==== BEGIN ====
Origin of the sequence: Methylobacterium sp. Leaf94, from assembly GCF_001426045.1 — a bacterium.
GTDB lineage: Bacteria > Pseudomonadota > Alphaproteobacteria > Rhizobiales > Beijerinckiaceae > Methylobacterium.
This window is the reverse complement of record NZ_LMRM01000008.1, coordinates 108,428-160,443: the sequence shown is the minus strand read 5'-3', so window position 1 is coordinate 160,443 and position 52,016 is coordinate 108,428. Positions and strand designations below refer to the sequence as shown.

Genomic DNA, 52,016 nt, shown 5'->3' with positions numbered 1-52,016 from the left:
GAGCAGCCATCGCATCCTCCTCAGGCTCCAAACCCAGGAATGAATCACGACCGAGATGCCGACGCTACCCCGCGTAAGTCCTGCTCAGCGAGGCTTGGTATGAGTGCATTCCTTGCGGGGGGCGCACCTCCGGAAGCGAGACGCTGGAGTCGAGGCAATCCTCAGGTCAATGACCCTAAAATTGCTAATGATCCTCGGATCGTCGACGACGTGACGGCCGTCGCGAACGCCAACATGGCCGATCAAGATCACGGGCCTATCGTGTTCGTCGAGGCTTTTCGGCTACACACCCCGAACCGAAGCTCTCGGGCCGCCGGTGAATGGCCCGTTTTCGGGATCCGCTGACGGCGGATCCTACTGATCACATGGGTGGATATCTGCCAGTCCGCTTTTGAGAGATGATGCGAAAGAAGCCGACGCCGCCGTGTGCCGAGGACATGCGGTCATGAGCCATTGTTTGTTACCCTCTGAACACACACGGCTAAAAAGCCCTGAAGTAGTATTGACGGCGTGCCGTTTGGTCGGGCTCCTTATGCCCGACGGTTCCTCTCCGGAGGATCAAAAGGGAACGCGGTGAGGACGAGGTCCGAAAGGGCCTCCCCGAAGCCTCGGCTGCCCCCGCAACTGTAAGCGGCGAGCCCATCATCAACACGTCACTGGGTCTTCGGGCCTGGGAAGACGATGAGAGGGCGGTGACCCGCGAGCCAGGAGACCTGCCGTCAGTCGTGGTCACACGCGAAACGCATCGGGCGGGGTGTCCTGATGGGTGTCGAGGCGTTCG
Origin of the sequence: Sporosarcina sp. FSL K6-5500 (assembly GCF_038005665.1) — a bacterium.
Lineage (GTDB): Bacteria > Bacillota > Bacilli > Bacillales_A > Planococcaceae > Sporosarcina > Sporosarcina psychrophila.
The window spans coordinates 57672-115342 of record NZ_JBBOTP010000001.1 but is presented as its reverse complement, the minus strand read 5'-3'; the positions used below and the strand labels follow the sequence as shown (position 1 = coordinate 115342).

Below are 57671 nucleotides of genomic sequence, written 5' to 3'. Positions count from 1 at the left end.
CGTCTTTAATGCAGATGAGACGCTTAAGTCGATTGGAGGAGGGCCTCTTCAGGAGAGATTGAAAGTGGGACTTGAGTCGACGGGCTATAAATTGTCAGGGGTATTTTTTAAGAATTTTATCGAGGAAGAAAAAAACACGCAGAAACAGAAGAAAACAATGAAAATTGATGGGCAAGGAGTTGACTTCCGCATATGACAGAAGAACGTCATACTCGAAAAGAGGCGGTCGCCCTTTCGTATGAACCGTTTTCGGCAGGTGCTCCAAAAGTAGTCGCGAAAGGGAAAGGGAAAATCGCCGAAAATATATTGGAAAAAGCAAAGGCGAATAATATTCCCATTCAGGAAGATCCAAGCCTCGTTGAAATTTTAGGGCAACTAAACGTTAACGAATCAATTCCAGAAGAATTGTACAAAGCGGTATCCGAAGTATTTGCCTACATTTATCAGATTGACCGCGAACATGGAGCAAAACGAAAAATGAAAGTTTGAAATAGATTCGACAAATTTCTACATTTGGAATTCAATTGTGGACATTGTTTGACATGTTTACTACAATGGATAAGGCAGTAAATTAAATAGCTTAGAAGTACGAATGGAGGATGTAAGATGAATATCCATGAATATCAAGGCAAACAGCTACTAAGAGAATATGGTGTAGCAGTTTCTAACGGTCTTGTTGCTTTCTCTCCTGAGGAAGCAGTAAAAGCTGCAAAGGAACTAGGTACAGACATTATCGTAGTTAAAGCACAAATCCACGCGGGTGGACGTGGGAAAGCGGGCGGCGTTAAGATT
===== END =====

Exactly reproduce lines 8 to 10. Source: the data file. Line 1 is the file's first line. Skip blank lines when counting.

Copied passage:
The window spans coordinates 57672-115342 of record NZ_JBBOTP010000001.1 but is presented as its reverse complement, the minus strand read 5'-3'; the positions used below and the strand labels follow the sequence as shown (position 1 = coordinate 115342).

Below are 57671 nucleotides of genomic sequence, written 5' to 3'. Positions count from 1 at the left end.
CGTCTTTAATGCAGATGAGACGCTTAAGTCGATTGGAGGAGGGCCTCTTCAGGAGAGATTGAAAGTGGGACTTGAGTCGACGGGCTATAAATTGTCAGGGGTATTTTTTAAGAATTTTATCGAGGAAGAAAAAAACACGCAGAAACAGAAGAAAACAATGAAAATTGATGGGCAAGGAGTTGACTTCCGCATATGACAGAAGAACGTCATACTCGAAAAGAGGCGGTCGCCCTTTCGTATGAACCGTTTTCGGCAGGTGCTCCAAAAGTAGTCGCGAAAGGGAAAGGGAAAATCGCCGAAAATATATTGGAAAAAGCAAAGGCGAATAATATTCCCATTCAGGAAGATCCAAGCCTCGTTGAAATTTTAGGGCAACTAAACGTTAACGAATCAATTCCAGAAGAATTGTACAAAGCGGTATCCGAAGTATTTGCCTACATTTATCAGATTGACCGCGAACATGGAGCAAAACGAAAAATGAAAGTTTGAAATAGATTCGACAAATTTCTACATTTGGAATTCAATTGTGGACATTGTTTGACATGTTTACTACAATGGATAAGGCAGTAAATTAAATAGCTTAGAAGTACGAATGGAGGATGTAAGATGAATATCCATGAATATCAAGGCAAACAGCTACTAAGAGAATATGGTGTAGCAGTTTCTAACGGTCTTGTTGCTTTCTCTCCTGAGGAAGCAGTAAAAGCTGCAAAGGAACTAGGTACAGACATTATCGTAGTTAAAGCACAAATCCACGCGGGTGGACGTGGGAAAGCGGGCGGCGTTAAGATT